"How did you go about to achieve this" - use a share that holds the extracted contents of the Windows 8 ISO file. Start Setup via Network. The upgrade will be performed after a compatibility check.
From 8 to 8.1, you can do it quite similar, but even scripted:
\\server\share\setup.exe /auto:upgrade

Open in new window

is the "magic line".
0
 
LVL 6

Expert Comment

by:Rob G
ID: 40477132
Yikes.. Why? I mean did you upgrade all the PC's to support touch screens.. Or update all the end users to support half a brain?
0
 
LVL 55

Expert Comment

by:McKnife
ID: 40477136
The second one.
0
 
LVL 6

Expert Comment

by:Rob G
ID: 40477139
McKnife! Awesome!
0
 
LVL 88

Expert Comment

by:rindi
ID: 40478251
Remember that the upgrade only works if you upgrade the same bit-level of the OS. For example, if you have Windows 7 in 32 bit, you can only upgrade to a 32 bit version of Windows 8.x, and not to a 64 bit version (and vice versa).

Also, some old software which still might work on Windows 7, might no longer with Windows 8.x, so be prepared for some things not working (the upgrade check mentioned above should find most of those programs).

Why are you upgrading at all? I haven't found any reason for Windows 8.x. Windows 7 is just as fast and reliable, and I have found zero improvements at all, on the contrary. If I were you I'd wait for Windows 10 to come out, The Technical Preview release that is out now is an improvement over Windows 8.x.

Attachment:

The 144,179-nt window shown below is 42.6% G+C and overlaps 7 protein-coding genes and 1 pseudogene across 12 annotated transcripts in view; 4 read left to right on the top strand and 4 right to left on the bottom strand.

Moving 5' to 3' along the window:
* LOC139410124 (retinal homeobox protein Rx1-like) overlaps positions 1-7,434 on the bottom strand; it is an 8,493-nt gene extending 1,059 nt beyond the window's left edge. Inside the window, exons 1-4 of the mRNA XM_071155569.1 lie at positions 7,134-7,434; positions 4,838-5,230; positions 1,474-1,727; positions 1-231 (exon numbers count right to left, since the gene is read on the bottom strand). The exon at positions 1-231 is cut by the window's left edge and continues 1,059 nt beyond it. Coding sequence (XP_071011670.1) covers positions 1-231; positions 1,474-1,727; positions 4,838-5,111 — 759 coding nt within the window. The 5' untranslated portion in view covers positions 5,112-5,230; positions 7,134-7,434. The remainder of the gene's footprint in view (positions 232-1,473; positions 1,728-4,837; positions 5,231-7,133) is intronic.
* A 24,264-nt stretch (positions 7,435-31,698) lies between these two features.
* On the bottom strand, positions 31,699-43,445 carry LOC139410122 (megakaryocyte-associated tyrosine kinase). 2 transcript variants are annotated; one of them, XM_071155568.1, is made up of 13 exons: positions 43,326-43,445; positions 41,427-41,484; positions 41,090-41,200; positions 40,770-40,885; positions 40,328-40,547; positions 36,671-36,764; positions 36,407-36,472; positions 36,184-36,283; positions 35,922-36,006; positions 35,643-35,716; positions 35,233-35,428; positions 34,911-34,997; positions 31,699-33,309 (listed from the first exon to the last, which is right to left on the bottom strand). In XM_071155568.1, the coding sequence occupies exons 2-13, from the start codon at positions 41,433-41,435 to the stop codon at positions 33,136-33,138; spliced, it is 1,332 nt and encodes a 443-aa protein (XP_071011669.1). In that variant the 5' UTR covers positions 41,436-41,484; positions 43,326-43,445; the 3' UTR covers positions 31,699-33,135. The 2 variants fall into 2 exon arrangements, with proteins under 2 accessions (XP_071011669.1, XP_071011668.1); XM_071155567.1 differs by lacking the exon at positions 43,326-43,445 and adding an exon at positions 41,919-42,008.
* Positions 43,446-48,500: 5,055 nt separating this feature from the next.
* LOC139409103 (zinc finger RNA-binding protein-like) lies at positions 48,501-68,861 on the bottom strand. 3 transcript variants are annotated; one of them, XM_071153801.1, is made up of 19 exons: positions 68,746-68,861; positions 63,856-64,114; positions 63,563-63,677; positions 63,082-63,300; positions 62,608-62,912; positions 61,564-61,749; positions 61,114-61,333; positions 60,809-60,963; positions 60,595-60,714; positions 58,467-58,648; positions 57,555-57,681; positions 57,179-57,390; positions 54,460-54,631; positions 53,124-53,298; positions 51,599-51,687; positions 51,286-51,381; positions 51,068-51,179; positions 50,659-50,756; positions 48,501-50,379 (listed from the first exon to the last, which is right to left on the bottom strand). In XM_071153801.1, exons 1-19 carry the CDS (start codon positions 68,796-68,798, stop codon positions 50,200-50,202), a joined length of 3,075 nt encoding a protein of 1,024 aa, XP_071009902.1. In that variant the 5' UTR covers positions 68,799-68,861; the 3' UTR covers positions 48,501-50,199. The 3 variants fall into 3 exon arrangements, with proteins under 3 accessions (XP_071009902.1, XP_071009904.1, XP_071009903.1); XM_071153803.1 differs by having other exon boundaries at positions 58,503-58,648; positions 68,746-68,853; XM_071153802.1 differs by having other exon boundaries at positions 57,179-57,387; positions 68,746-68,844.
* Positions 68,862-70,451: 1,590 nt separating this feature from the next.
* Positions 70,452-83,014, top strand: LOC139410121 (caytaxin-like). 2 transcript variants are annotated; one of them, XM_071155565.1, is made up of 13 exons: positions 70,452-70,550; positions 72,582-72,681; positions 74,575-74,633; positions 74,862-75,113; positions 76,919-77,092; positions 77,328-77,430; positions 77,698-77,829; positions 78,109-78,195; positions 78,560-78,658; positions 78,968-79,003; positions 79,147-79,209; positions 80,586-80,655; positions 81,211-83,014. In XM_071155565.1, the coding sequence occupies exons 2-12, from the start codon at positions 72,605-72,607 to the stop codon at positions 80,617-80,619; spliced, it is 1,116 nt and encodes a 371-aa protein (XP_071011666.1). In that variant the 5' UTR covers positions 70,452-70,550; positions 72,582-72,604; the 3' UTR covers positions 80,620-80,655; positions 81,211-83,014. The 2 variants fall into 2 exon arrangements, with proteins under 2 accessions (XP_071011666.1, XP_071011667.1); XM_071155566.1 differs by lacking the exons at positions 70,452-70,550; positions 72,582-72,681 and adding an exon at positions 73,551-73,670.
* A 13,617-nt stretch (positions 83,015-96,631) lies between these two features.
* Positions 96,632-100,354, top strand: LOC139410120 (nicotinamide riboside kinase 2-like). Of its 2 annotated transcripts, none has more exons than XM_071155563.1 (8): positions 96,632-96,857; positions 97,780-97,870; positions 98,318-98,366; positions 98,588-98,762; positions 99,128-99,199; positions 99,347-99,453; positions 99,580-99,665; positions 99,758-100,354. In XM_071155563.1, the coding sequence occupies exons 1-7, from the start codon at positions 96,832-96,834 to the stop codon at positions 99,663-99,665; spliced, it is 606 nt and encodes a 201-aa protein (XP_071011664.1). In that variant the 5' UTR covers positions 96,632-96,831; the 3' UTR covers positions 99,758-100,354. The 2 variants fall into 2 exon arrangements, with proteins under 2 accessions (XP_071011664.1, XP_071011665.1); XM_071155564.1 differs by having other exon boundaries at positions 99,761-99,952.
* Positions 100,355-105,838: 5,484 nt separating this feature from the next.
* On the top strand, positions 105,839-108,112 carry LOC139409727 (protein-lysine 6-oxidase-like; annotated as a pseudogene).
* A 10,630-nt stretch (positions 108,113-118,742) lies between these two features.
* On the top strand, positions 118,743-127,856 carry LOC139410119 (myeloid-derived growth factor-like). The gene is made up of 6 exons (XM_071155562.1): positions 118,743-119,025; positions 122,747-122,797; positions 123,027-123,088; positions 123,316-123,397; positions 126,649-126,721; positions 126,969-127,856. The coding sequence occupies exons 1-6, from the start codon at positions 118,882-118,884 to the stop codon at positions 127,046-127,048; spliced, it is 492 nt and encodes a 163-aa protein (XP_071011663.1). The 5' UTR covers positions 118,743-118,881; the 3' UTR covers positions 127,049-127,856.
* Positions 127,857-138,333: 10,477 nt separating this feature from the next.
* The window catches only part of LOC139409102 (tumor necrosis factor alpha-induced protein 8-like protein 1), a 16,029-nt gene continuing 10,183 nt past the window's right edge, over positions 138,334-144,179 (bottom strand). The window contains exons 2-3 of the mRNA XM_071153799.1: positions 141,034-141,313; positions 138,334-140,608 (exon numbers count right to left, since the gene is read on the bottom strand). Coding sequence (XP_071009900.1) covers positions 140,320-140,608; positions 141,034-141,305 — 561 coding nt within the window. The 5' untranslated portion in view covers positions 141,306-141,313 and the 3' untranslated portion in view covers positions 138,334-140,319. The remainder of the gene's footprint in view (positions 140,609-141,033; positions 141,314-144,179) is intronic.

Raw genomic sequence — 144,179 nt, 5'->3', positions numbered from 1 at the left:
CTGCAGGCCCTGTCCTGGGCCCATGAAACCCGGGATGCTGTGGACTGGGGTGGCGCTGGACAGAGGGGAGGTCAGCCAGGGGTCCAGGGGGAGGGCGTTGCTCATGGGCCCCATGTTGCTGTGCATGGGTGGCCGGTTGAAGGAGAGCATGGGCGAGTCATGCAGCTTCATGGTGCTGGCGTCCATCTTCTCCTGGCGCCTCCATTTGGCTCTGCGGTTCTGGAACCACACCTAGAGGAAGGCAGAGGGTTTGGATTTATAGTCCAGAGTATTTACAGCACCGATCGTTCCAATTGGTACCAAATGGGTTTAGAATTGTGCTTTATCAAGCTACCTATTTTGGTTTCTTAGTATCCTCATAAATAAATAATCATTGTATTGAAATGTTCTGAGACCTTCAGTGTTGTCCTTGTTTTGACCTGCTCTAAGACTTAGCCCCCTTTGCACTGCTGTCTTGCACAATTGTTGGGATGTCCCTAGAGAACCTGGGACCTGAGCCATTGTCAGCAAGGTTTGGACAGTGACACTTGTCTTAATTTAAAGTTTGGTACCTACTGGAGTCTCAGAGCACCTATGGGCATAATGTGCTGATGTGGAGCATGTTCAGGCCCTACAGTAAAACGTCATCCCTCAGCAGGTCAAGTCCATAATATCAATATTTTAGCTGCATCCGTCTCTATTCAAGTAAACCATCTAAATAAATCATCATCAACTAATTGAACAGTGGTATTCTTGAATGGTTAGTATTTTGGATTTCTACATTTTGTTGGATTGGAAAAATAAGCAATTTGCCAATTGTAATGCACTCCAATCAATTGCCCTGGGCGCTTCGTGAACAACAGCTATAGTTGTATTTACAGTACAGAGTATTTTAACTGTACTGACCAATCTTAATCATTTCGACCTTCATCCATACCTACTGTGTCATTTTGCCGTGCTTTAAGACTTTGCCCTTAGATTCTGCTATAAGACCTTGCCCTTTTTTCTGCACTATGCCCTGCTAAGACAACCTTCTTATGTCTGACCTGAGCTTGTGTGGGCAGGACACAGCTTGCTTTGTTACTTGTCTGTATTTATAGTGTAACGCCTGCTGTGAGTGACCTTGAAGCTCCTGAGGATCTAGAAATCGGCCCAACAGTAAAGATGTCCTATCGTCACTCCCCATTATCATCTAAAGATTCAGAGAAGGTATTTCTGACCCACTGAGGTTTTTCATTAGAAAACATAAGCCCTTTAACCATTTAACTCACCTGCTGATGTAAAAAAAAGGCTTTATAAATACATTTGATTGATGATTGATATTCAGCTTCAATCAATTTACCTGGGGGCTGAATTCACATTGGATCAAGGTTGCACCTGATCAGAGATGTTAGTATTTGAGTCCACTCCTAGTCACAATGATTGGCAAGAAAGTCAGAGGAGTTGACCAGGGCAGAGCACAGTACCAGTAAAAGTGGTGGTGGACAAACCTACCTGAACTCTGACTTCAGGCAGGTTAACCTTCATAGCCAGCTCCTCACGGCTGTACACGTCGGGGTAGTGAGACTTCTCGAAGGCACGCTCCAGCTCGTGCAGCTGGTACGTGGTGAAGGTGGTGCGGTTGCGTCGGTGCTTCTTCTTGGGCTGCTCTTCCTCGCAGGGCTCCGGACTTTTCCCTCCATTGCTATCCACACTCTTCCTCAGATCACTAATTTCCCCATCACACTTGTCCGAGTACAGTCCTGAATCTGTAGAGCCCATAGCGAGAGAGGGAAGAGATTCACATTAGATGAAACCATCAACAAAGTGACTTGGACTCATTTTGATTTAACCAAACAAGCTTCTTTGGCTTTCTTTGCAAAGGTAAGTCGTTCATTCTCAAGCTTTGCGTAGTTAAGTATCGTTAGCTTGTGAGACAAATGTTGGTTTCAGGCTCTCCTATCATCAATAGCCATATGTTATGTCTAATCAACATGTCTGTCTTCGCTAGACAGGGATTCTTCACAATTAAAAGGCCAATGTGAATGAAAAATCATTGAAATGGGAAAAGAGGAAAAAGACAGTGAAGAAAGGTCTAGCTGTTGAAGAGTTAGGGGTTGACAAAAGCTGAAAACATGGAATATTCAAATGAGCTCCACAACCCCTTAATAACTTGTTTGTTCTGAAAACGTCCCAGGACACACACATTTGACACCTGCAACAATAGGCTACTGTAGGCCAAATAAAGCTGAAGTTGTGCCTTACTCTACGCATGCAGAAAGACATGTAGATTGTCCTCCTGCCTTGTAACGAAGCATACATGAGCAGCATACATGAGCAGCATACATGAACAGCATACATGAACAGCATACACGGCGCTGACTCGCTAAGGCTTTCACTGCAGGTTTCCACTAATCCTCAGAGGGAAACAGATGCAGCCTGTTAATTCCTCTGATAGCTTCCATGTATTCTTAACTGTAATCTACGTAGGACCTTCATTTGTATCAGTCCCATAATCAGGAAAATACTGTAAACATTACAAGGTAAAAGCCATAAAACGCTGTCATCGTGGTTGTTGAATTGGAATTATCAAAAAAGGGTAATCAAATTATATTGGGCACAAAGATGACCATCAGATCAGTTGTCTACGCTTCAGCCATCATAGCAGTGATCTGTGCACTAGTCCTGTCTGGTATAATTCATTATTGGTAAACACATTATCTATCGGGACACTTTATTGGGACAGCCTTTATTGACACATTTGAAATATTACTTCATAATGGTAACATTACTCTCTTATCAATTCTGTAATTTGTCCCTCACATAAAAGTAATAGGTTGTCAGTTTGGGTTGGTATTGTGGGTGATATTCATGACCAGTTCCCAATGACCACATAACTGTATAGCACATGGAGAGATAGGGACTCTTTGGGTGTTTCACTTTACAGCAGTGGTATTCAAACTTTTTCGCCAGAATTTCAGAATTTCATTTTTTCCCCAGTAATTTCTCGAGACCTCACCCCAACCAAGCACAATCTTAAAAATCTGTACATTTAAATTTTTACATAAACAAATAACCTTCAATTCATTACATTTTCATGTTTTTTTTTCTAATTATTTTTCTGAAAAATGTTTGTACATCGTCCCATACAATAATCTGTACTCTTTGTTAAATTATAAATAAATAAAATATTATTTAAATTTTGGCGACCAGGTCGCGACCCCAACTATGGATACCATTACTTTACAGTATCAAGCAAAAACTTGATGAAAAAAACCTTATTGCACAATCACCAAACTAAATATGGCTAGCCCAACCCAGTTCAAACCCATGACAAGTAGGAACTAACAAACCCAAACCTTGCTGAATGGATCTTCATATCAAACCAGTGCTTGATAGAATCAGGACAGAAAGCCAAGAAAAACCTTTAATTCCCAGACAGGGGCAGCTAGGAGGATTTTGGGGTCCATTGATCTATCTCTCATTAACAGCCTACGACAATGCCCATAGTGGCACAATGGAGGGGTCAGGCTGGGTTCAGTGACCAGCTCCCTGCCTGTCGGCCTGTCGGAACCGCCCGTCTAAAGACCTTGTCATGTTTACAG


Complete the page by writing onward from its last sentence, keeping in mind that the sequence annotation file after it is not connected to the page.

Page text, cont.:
Also, I would rather not upgrade anyway, but do a clean install. That of course does mean you have to install software you need, but it also is a chance to get rid of obsolete stuff you no longer need, and to get rid of a lot of trash that has accumulated over time. A clean install should run faster and more reliably than an in-place upgrade.
0

Featured Post

Independent Software Vendors: We Want Your Opinion

We value your feedback.

Take our survey and automatically be enter to win anyone of the following:
Yeti Cooler, Amazon eGift Card, and Movie eGift Card!

Question has a verified solution.

If you are experiencing a similar issue, please ask a related question

I'm a big fan of Windows' offline folder caching and have used it on my laptops for over a decade.  One thing I don't like about it, however, is how difficult Microsoft has made it for the cache to be moved out of the Windows folder.  Here's how to …
While working, an annoying popup showing below will come and we cannot cancel or close it form the screen. The error message will come again and again.
This Micro Tutorial will show you how to maximize your wireless card to its maximum capability. This will be demonstrated using Intel(R) Centrino(R) Wireless-N 2230 wireless card on Windows 8 operating system.
The viewer will learn how to successfully create a multiboot device using the SARDU utility on Windows 7. Start the SARDU utility: Change the image directory to wherever you store your ISOs, this will prevent you from having 2 copies of an ISO wit…
Suggested Courses

617 members asked questions and received personalized solutions in the past 7 days.

Join the community of 500,000 technology professionals and ask your questions.

Join & Ask a Question